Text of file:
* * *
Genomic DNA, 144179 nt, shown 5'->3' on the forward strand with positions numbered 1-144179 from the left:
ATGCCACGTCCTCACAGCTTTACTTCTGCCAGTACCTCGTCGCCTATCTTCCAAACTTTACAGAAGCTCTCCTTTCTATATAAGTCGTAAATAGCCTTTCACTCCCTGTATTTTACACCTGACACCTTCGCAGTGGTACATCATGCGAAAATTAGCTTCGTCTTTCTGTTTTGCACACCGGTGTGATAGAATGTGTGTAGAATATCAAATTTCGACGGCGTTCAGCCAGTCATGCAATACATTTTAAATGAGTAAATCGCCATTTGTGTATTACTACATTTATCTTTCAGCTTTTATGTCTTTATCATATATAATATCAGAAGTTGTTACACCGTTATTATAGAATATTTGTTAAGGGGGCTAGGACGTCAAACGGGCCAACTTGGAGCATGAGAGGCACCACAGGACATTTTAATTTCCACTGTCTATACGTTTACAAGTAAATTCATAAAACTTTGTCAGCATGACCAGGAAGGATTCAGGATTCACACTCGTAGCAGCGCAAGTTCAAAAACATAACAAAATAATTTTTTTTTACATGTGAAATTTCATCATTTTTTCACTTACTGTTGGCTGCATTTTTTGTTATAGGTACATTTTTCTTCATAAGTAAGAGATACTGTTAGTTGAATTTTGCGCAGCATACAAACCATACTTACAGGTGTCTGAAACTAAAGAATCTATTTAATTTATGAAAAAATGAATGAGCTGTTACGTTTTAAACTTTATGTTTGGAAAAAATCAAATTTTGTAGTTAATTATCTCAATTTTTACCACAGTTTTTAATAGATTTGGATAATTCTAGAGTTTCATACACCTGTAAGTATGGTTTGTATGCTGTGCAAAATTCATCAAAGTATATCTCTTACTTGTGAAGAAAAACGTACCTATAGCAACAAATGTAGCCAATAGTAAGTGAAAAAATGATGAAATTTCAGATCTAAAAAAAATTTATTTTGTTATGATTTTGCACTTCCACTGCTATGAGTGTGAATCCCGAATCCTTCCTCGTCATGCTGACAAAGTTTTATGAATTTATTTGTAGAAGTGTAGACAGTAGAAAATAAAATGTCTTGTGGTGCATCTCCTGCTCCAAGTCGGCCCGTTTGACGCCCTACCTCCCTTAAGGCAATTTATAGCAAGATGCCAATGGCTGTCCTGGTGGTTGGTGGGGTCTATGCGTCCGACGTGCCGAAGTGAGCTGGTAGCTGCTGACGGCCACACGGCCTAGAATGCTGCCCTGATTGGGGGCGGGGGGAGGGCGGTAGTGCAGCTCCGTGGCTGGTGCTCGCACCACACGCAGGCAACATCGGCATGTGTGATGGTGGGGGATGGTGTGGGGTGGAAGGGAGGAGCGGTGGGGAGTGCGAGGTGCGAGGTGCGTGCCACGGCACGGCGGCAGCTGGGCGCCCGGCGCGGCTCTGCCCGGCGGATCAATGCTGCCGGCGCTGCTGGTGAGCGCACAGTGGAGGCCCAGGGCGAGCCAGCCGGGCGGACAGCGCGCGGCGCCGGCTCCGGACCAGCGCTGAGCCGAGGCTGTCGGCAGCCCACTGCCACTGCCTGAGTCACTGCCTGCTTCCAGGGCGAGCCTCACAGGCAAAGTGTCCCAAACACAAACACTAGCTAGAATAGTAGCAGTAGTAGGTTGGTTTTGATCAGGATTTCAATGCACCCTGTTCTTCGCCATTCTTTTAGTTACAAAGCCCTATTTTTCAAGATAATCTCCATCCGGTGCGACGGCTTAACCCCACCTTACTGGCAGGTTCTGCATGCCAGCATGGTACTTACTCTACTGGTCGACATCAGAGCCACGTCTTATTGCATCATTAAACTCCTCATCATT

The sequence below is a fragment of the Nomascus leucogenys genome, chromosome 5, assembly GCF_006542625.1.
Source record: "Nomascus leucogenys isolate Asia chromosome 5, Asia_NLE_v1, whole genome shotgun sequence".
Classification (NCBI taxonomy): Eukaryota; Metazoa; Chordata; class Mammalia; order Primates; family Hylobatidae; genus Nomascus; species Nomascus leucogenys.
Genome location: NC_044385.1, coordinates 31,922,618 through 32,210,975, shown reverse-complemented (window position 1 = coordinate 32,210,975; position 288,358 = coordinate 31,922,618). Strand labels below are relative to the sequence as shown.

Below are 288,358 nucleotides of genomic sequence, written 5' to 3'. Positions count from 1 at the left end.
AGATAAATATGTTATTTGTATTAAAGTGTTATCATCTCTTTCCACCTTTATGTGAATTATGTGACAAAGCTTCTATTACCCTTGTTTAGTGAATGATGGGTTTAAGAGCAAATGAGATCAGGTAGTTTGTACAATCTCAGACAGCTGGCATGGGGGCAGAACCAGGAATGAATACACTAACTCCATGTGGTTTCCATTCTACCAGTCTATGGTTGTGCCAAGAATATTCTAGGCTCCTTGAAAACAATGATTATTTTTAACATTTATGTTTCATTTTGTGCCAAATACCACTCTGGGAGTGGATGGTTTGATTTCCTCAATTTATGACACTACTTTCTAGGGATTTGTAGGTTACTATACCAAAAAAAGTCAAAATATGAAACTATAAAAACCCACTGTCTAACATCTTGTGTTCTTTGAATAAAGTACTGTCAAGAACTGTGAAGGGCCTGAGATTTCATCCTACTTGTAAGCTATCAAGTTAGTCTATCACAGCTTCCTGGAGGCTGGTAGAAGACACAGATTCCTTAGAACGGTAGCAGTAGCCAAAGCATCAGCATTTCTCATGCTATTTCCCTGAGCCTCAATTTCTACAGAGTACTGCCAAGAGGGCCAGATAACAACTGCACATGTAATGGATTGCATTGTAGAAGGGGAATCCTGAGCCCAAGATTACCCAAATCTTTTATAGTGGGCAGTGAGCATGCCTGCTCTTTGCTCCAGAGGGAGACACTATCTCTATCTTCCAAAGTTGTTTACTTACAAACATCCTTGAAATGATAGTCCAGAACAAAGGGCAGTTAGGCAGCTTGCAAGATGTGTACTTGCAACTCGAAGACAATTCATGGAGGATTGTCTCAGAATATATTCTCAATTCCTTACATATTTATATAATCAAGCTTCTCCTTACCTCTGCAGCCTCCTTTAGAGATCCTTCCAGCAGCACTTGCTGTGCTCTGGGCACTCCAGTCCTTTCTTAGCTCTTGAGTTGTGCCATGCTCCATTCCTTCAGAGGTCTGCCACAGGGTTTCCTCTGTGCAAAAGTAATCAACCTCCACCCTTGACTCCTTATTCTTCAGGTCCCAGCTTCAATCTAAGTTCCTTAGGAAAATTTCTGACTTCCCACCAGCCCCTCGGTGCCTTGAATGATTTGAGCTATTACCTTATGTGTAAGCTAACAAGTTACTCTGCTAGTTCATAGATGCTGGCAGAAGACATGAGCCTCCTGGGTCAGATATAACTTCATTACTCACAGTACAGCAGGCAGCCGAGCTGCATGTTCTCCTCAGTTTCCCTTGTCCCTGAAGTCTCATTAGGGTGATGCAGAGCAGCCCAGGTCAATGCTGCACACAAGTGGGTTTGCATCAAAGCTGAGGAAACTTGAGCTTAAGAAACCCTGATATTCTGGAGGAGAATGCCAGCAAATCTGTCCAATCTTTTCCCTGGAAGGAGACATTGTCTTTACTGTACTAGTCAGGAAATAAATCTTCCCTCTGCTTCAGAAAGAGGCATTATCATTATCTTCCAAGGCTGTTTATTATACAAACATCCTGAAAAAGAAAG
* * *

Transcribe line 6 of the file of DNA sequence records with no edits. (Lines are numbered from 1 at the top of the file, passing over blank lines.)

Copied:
Genome location: NC_044385.1, coordinates 31,922,618 through 32,210,975, shown reverse-complemented (window position 1 = coordinate 32,210,975; position 288,358 = coordinate 31,922,618). Strand labels below are relative to the sequence as shown.